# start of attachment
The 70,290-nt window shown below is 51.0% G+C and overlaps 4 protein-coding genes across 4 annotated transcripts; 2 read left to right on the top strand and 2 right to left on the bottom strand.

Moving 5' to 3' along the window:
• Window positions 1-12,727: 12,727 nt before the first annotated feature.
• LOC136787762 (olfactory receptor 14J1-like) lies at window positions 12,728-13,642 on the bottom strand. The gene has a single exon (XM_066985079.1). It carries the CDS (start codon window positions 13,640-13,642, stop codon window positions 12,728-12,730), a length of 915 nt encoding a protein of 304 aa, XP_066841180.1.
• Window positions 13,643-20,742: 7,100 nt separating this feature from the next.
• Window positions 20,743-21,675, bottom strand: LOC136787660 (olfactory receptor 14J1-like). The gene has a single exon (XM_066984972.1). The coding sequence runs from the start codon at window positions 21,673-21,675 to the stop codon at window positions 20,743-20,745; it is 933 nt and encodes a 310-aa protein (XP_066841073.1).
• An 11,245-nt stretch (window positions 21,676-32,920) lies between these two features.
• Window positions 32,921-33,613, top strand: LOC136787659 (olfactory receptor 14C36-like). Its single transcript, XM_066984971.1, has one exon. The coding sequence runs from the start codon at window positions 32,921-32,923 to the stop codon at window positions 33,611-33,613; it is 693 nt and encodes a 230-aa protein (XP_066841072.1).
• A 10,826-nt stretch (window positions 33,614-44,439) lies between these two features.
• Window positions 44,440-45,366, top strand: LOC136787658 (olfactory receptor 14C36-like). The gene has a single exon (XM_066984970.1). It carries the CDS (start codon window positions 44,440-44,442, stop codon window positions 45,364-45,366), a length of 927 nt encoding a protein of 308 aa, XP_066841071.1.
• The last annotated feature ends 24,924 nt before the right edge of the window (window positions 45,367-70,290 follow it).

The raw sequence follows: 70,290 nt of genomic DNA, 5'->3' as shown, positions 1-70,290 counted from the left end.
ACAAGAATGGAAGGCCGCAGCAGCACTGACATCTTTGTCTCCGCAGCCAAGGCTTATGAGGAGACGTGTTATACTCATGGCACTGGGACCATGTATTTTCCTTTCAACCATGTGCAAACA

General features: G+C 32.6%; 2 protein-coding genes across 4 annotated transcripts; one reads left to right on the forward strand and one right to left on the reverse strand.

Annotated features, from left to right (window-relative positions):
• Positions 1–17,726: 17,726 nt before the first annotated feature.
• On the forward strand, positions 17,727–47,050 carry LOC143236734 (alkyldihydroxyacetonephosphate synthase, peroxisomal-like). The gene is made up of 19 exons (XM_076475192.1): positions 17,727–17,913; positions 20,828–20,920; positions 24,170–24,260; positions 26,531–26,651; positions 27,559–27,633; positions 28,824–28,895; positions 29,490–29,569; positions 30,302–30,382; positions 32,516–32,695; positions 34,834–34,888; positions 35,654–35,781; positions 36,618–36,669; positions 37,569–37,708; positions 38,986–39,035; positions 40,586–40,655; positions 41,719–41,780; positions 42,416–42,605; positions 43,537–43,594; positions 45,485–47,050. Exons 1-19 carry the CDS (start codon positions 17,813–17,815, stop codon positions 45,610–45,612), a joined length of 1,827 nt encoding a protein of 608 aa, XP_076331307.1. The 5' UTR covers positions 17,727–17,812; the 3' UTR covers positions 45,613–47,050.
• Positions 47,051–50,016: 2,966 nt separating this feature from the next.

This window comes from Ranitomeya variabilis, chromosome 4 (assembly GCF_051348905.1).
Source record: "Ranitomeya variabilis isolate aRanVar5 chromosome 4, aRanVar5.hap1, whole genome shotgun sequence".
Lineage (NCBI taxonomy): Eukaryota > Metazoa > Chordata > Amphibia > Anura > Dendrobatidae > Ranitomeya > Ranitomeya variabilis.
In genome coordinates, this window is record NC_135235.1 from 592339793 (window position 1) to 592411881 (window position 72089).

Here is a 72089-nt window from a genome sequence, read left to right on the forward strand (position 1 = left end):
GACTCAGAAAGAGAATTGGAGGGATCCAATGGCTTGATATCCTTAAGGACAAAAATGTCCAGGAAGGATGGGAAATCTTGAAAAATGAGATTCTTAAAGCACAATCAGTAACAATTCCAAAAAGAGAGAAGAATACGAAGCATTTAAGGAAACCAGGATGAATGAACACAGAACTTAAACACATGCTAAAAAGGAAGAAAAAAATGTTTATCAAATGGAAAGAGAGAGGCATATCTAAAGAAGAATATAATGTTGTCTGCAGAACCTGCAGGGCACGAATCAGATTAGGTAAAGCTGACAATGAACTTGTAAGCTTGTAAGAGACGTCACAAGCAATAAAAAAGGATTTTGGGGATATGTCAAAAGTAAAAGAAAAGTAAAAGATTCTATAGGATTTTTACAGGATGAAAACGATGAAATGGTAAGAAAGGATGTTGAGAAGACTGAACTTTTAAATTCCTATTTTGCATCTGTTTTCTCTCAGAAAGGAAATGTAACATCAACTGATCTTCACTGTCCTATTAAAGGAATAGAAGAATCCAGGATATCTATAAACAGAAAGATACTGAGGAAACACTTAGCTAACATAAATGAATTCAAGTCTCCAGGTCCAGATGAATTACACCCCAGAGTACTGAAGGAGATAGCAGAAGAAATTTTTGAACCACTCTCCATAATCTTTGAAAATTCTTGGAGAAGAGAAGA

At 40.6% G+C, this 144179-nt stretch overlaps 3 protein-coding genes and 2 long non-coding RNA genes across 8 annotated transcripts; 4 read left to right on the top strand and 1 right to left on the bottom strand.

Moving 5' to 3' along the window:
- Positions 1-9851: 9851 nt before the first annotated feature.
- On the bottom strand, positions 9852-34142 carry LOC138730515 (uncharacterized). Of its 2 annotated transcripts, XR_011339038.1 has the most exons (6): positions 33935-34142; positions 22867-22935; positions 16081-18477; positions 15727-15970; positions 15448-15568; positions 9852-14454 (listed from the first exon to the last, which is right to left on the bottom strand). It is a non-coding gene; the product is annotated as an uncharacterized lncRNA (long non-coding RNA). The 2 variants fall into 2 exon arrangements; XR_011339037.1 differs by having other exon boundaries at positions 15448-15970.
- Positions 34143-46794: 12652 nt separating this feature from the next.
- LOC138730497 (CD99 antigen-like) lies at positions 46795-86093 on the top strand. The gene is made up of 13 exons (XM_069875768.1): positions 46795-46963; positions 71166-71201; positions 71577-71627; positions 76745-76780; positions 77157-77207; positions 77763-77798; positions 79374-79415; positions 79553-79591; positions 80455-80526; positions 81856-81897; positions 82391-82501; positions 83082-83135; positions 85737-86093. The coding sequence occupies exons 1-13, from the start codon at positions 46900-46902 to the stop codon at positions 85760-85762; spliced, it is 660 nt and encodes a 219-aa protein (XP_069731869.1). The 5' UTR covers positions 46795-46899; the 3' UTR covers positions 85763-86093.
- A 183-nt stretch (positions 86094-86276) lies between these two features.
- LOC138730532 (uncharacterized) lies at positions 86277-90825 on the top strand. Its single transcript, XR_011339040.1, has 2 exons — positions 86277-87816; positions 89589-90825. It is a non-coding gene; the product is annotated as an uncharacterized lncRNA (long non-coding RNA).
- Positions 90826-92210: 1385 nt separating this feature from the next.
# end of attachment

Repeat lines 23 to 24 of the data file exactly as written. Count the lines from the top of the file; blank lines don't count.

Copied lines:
Here is a 72089-nt window from a genome sequence, read left to right on the forward strand (position 1 = left end):
GACTCAGAAAGAGAATTGGAGGGATCCAATGGCTTGATATCCTTAAGGACAAAAATGTCCAGGAAGGATGGGAAATCTTGAAAAATGAGATTCTTAAAGCACAATCAGTAACAATTCCAAAAAGAGAGAAGAATACGAAGCATTTAAGGAAACCAGGATGAATGAACACAGAACTTAAACACATGCTAAAAAGGAAGAAAAAAATGTTTATCAAATGGAAAGAGAGAGGCATATCTAAAGAAGAATATAATGTTGTCTGCAGAACCTGCAGGGCACGAATCAGATTAGGTAAAGCTGACAATGAACTTGTAAGCTTGTAAGAGACGTCACAAGCAATAAAAAAGGATTTTGGGGATATGTCAAAAGTAAAAGAAAAGTAAAAGATTCTATAGGATTTTTACAGGATGAAAACGATGAAATGGTAAGAAAGGATGTTGAGAAGACTGAACTTTTAAATTCCTATTTTGCATCTGTTTTCTCTCAGAAAGGAAATGTAACATCAACTGATCTTCACTGTCCTATTAAAGGAATAGAAGAATCCAGGATATCTATAAACAGAAAGATACTGAGGAAACACTTAGCTAACATAAATGAATTCAAGTCTCCAGGTCCAGATGAATTACACCCCAGAGTACTGAAGGAGATAGCAGAAGAAATTTTTGAACCACTCTCCATAATCTTTGAAAATTCTTGGAGAAGAGAAGA